Group seeks limit on political contributions09/21/2006
San Antonio Express-News
AUSTIN — The multimillion-dollar political largesse of Texans including Houston home builder Bob Perry and San Antonio businessman James Leininger should be cut drastically, a coalition of citizen groups said Thursday.
The coalition called for a $100,000 aggregate limit on individual contributors for each two-year election cycle.
"If this is truly to be a House of the people, we've got to make sure that the voices of citizens aren't drowned out by the checkbooks of the few," said Craig McDonald, director of Texans for Public Justice.
McDonald was joined by representatives from Common Cause, the League of Women Voters, Gray Panthers of Texas and the Texas Baptist Christian Life Commission at a news conference outside the Texas House chamber.
The groups unveiled a five-point reform agenda for lawmakers to consider next year. Other proposals would prohibit legislators from lobbying for two years after they leave office; end partisan judicial elections by initially appointing judges and later having them stand in retention elections; record all non-ceremonial legislative votes; and create an independent redistricting commission.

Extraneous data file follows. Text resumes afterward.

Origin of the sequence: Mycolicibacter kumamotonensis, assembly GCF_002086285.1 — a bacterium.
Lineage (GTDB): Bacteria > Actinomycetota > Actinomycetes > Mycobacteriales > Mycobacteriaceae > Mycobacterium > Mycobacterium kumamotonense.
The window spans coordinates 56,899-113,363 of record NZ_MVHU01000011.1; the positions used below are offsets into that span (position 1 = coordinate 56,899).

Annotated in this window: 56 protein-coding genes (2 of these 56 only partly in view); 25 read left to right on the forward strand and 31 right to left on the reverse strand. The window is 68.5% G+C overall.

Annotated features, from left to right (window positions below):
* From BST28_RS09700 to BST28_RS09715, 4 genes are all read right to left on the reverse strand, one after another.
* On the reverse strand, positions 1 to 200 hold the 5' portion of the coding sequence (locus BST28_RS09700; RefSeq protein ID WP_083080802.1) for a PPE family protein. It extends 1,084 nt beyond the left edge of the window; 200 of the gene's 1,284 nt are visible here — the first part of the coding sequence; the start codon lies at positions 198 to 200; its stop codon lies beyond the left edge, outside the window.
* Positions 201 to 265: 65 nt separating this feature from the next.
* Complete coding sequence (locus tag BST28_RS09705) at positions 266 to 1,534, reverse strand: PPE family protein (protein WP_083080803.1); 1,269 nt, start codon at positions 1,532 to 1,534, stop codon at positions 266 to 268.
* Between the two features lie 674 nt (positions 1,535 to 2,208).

All the changes have a common element, McDonald said.
"Each in its own way would loosen the grip that special interests, the super-rich, the well-funded, the well-organized industries hold over our state's democratic institutions," he said.
Perry and his wife, Doylene Perry, have given $4.5 million to Texas candidates over the past two years, and Leininger and his wife have contributed $4 million, according to McDonald.
The Perrys and the Leiningers give most of their money to Republican candidates, but the third-biggest giver, Dallas attorney Fred Baron, donates primarily to Democrats. Baron gave $1 million between January 2005 and July 2006.
Leininger spent most of his money in this year's Republican primary as he tried to defeat lawmakers who had voted against a school voucher bill. His spokesman, Ken Hoagland, said Leininger will be supporting pro-voucher candidates in the November general election.
"His interest is to open up greater opportunities for low-income children to get a good education, and to do that he will abide, as he always has, by any rules that are in place," Hoagland said.
Anthony Holm, a spokesman for Bob Perry, said the proposal would let some large law firms continue to donate millions of dollars.
"It appears the intention of these groups is to stop donors they oppose from fully participating in the political process while their trial lawyer buddies continue to give millions of dollars through their law firms, just not as individuals," he said.
Weston Ware, who has lobbied against gambling for the Texas Baptist Christian Life Commission, called for a constitutional amendment that would require all non-ceremonial votes to be on the record.
Although both the House and Senate strengthened their rules last session to require more record votes, Ware said those rules could be abandoned.